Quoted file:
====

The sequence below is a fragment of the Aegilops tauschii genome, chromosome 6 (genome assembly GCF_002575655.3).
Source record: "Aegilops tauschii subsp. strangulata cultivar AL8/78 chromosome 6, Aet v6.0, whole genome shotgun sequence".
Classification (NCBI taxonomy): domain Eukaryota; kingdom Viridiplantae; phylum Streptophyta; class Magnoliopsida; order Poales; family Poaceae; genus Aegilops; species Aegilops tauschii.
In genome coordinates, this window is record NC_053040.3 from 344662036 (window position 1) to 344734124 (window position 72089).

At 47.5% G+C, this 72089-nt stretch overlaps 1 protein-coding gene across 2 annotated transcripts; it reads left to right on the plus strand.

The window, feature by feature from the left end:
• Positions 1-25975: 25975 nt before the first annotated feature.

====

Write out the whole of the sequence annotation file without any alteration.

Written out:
The sequence below is a fragment of the Aegilops tauschii genome, chromosome 6 (genome assembly GCF_002575655.3).
Source record: "Aegilops tauschii subsp. strangulata cultivar AL8/78 chromosome 6, Aet v6.0, whole genome shotgun sequence".
Classification (NCBI taxonomy): domain Eukaryota; kingdom Viridiplantae; phylum Streptophyta; class Magnoliopsida; order Poales; family Poaceae; genus Aegilops; species Aegilops tauschii.
In genome coordinates, this window is record NC_053040.3 from 344662036 (window position 1) to 344734124 (window position 72089).

At 47.5% G+C, this 72089-nt stretch overlaps 1 protein-coding gene across 2 annotated transcripts; it reads left to right on the plus strand.

The window, feature by feature from the left end:
• Positions 1-25975: 25975 nt before the first annotated feature.